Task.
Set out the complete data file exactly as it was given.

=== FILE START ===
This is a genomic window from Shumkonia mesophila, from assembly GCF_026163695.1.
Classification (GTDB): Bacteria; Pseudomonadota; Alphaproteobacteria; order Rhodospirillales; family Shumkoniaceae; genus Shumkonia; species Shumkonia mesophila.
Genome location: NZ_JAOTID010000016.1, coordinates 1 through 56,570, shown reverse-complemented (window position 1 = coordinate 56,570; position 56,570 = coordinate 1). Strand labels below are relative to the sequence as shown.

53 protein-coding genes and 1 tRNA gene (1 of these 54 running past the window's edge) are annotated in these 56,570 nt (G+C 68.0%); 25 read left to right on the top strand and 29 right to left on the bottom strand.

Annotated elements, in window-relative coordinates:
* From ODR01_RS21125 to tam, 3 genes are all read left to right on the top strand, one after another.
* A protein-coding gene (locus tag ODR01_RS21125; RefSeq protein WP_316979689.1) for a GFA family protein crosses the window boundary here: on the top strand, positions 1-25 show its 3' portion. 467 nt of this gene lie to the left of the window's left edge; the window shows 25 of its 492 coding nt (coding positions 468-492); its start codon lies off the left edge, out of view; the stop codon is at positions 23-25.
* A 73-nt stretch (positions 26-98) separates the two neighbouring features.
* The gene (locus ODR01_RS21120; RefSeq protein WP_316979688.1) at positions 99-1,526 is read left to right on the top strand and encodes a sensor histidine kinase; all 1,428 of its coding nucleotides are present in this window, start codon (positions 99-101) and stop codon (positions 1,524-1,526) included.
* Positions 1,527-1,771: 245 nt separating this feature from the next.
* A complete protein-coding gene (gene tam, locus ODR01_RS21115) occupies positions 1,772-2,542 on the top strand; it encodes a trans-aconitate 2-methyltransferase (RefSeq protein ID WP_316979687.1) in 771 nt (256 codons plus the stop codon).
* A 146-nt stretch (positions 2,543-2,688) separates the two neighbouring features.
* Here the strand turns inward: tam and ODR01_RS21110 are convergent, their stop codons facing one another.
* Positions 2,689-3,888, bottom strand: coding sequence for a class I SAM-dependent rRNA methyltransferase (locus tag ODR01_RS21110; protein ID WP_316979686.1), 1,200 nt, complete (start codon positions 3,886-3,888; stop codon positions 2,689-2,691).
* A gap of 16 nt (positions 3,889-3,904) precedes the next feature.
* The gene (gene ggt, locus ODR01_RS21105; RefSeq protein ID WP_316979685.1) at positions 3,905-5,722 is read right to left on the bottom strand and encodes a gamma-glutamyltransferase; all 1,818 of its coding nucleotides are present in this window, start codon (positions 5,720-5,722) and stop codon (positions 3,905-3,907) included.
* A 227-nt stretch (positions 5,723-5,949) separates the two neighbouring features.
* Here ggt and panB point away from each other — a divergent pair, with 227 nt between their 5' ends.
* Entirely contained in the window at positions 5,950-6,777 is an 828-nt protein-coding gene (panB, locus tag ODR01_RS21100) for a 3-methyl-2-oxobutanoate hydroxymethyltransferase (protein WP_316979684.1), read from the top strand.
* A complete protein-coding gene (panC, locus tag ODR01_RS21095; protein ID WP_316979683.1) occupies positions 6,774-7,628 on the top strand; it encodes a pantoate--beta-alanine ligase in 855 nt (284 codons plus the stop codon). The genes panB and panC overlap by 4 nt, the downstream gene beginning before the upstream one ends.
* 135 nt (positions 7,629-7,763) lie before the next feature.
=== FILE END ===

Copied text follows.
This is a genomic window from Shumkonia mesophila, from assembly GCF_026163695.1.
Classification (GTDB): Bacteria; Pseudomonadota; Alphaproteobacteria; order Rhodospirillales; family Shumkoniaceae; genus Shumkonia; species Shumkonia mesophila.
Genome location: NZ_JAOTID010000016.1, coordinates 1 through 56,570, shown reverse-complemented (window position 1 = coordinate 56,570; position 56,570 = coordinate 1). Strand labels below are relative to the sequence as shown.

53 protein-coding genes and 1 tRNA gene (1 of these 54 running past the window's edge) are annotated in these 56,570 nt (G+C 68.0%); 25 read left to right on the top strand and 29 right to left on the bottom strand.

Annotated elements, in window-relative coordinates:
* From ODR01_RS21125 to tam, 3 genes are all read left to right on the top strand, one after another.
* A protein-coding gene (locus tag ODR01_RS21125; RefSeq protein WP_316979689.1) for a GFA family protein crosses the window boundary here: on the top strand, positions 1-25 show its 3' portion. 467 nt of this gene lie to the left of the window's left edge; the window shows 25 of its 492 coding nt (coding positions 468-492); its start codon lies off the left edge, out of view; the stop codon is at positions 23-25.
* A 73-nt stretch (positions 26-98) separates the two neighbouring features.
* The gene (locus ODR01_RS21120; RefSeq protein WP_316979688.1) at positions 99-1,526 is read left to right on the top strand and encodes a sensor histidine kinase; all 1,428 of its coding nucleotides are present in this window, start codon (positions 99-101) and stop codon (positions 1,524-1,526) included.
* Positions 1,527-1,771: 245 nt separating this feature from the next.
* A complete protein-coding gene (gene tam, locus ODR01_RS21115) occupies positions 1,772-2,542 on the top strand; it encodes a trans-aconitate 2-methyltransferase (RefSeq protein ID WP_316979687.1) in 771 nt (256 codons plus the stop codon).
* A 146-nt stretch (positions 2,543-2,688) separates the two neighbouring features.
* Here the strand turns inward: tam and ODR01_RS21110 are convergent, their stop codons facing one another.
* Positions 2,689-3,888, bottom strand: coding sequence for a class I SAM-dependent rRNA methyltransferase (locus tag ODR01_RS21110; protein ID WP_316979686.1), 1,200 nt, complete (start codon positions 3,886-3,888; stop codon positions 2,689-2,691).
* A gap of 16 nt (positions 3,889-3,904) precedes the next feature.
* The gene (gene ggt, locus ODR01_RS21105; RefSeq protein ID WP_316979685.1) at positions 3,905-5,722 is read right to left on the bottom strand and encodes a gamma-glutamyltransferase; all 1,818 of its coding nucleotides are present in this window, start codon (positions 5,720-5,722) and stop codon (positions 3,905-3,907) included.
* A 227-nt stretch (positions 5,723-5,949) separates the two neighbouring features.
* Here ggt and panB point away from each other — a divergent pair, with 227 nt between their 5' ends.
* Entirely contained in the window at positions 5,950-6,777 is an 828-nt protein-coding gene (panB, locus tag ODR01_RS21100) for a 3-methyl-2-oxobutanoate hydroxymethyltransferase (protein WP_316979684.1), read from the top strand.
* A complete protein-coding gene (panC, locus tag ODR01_RS21095; protein ID WP_316979683.1) occupies positions 6,774-7,628 on the top strand; it encodes a pantoate--beta-alanine ligase in 855 nt (284 codons plus the stop codon). The genes panB and panC overlap by 4 nt, the downstream gene beginning before the upstream one ends.
* 135 nt (positions 7,629-7,763) lie before the next feature.